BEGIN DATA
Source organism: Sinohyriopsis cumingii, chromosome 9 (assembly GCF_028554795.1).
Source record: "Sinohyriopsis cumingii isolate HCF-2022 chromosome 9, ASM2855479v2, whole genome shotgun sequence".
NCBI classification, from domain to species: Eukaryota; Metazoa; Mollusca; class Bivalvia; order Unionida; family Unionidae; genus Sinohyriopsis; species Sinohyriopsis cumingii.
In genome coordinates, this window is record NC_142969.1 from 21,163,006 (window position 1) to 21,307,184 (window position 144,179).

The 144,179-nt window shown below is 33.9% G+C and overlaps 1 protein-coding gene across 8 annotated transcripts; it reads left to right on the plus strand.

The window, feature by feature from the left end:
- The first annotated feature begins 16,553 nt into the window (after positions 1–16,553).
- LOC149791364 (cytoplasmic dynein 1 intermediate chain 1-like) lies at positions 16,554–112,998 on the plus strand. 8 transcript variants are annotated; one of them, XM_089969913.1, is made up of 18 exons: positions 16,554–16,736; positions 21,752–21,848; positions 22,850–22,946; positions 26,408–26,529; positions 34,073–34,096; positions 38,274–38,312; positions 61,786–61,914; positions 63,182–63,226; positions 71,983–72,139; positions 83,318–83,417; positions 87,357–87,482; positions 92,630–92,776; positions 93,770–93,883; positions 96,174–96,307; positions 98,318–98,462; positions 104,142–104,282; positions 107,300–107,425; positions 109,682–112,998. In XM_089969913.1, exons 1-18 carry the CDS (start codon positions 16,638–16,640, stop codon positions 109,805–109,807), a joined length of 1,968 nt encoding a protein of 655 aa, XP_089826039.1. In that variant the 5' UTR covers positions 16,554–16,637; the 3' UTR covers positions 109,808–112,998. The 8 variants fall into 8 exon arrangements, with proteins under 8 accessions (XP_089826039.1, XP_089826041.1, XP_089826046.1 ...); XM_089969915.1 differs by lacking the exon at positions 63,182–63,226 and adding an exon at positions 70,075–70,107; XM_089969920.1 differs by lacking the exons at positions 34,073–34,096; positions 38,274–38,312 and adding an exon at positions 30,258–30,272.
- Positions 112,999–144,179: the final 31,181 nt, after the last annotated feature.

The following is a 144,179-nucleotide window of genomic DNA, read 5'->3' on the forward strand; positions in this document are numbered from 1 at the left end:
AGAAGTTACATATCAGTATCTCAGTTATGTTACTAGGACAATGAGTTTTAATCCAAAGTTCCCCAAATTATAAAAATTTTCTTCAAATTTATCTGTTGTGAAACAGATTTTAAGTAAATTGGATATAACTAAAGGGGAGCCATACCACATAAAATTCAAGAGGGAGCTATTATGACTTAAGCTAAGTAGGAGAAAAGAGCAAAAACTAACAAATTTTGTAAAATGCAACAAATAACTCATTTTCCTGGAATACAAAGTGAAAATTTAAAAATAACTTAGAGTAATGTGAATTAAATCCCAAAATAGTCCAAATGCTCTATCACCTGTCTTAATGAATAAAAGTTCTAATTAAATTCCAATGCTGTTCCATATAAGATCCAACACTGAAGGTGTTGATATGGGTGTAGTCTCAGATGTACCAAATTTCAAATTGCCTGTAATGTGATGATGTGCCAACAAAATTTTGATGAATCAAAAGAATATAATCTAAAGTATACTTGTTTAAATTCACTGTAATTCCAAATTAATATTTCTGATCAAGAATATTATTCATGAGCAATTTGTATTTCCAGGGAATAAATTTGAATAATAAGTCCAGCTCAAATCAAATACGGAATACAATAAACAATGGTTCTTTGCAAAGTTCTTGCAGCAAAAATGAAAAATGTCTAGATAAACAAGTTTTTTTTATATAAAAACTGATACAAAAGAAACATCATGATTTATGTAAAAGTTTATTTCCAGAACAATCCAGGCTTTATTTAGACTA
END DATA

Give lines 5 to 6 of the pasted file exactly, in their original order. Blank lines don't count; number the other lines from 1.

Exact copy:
The 144,179-nt window shown below is 33.9% G+C and overlaps 1 protein-coding gene across 8 annotated transcripts; it reads left to right on the plus strand.

The window, feature by feature from the left end: